Passive solar home design
With a southern orientation and well placed windows, passive solar homes can reduce heating requirements by an easy 25% without adding any cost.
Passive solar home design © Creative Commons
Passive solar is so aptly named because there are no wires, panels or batteries and nothing to break down. It's just about design, and it isn't a new concept. Humans around the globe have been incorporating passive solar design features into their homes for thousands of years.
Active solar refers to any system of solar panels whether it be photovoltaic power generation, or thermal solar where liquid passing through tubes collects heat to be redistributed through your house.
|Window shopping: products, terminology and return on investment||Choosing the best location and angle to get the most from your solar panels|
|Thermal mass : slab floors with radiant heat||Energy from the earth: Geothermal heating and cooling|
Passive solar home. © Ecohome
Passive solar is yet another green building feature that will save you money while improving your quality of life. Lighting in the artificial environments we create for ourselves affects natural human biorhythms and can lead to fatigue and reduce our ability to concentrate.
Whether we realize it or not, we are all directly affected by the amount and quality of light we are exposed to. To support that fact, 99.5 % of LEED certified commercial buildings that offer outside views and natural light report higher productivity and worker satisfaction.
If you still need convincing, simply watch the dynamics in any coffee shop on a sunny winter day as people circle like sharks to get a window seat.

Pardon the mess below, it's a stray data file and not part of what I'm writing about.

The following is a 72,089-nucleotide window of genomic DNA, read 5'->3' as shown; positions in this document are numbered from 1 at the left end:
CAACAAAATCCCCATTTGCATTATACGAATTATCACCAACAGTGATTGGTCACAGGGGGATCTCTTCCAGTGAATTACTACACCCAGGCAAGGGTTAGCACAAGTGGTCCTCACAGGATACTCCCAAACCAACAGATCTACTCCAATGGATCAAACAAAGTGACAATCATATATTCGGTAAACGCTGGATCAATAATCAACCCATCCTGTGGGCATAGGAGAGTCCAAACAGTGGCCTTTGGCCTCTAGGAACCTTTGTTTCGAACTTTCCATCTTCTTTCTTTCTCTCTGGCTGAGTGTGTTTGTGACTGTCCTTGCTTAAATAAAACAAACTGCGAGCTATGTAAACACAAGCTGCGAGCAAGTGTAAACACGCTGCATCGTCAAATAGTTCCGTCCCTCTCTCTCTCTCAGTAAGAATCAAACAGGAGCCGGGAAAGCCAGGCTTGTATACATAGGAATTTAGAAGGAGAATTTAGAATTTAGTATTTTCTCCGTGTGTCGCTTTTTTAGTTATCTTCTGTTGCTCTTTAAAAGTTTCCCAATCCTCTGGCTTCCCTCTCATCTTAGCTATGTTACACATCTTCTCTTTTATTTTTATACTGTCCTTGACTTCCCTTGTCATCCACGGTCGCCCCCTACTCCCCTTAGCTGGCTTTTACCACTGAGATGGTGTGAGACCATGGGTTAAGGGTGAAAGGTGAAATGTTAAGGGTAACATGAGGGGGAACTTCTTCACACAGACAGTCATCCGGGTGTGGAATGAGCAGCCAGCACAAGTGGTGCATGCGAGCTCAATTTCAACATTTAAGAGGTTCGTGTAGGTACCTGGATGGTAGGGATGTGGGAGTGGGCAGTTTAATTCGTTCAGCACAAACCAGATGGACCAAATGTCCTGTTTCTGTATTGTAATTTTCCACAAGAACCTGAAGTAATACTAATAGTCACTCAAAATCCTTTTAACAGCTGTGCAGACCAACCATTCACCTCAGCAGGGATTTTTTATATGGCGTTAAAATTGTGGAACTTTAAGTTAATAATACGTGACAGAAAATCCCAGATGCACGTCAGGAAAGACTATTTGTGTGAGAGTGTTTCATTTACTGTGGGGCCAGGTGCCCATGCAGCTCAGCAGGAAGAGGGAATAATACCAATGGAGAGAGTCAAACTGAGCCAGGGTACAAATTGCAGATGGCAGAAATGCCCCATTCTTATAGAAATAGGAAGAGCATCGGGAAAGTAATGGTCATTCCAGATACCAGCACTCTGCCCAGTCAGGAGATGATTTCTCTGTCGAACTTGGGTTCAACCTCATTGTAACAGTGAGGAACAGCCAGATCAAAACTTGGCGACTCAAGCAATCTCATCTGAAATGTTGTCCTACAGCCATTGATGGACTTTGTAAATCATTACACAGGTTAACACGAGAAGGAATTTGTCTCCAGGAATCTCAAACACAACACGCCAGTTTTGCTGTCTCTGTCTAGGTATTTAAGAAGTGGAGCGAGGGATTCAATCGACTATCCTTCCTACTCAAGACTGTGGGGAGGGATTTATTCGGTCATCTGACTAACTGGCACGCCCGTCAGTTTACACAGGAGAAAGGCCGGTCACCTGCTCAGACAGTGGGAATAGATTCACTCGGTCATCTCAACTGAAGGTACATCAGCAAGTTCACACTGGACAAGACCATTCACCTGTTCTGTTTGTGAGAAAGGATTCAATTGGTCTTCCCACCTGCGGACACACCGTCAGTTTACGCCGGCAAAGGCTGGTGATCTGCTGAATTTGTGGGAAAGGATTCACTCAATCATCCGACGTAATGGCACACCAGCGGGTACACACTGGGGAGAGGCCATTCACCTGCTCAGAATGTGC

How it works
There are two dates that form the cornerstone of passive solar design, December 21st and June 21st when the sun is at its highest and lowest points.
Window size and placement along with overhangs and shading are determined based on these two dates to ensure maximum exposure at midday December 21st, and maximum shading at midday June 21st.
Passive solar window design. © Ecohome
These two dates are important because while you want to absorb as much heat as possible in winter, insufficient shading in summer can mean any energy you saved in the winter will probably go into air conditioning.
In the design phase you can determine what parts of your floors and walls will be exposed to the sun, and place materials there that will absorb thermal radiation. Darker materials with heavy mass like concrete, stone or brick will absorb the most heat. For walls you can simply add a second layer of drywall (or more), if you want to keep a traditional look.
Window choice is important, and double or triple pane gas-filled windows with low-e coatings will ensure that the heat gained in the daytime outweighs the heat lost at night.
Thermal mass for heat collection.
Heat absorbed in the day is released throughout the night, and a highly insulated passive solar home can actually absorb enough heat in the day to eliminate the need for any secondary heat source, even here in Canada. Granted this is extreme green building, but energy modelling proves that it can be done.
Using software developed for the German PassivHaus standard, a study by Ecohabitation engineer Denis Boyer has determined the wall, roof and window R-value requirements needed for a passive solar home in the Canadian climate that requires no heat source.
To attain a completely self-heating home requires substantial insulation of course, but added costs would be balanced first of all by not needing to install a conventional heat source, secondly by enjoying a lifetime of free heat.
Maison Orfie. © Ecohabitation
It's important to keep in mind that passive solar heating is not something that should intimidate you in the design phase, and it isn't an 'all or nothing' concept. It is an ancient and relatively easy concept that has been overlooked in home construction for generations.
It is imperative for the planet and the success of societies that solar heat collection not only be reintroduced into home design, but that it be the very first thing we consider.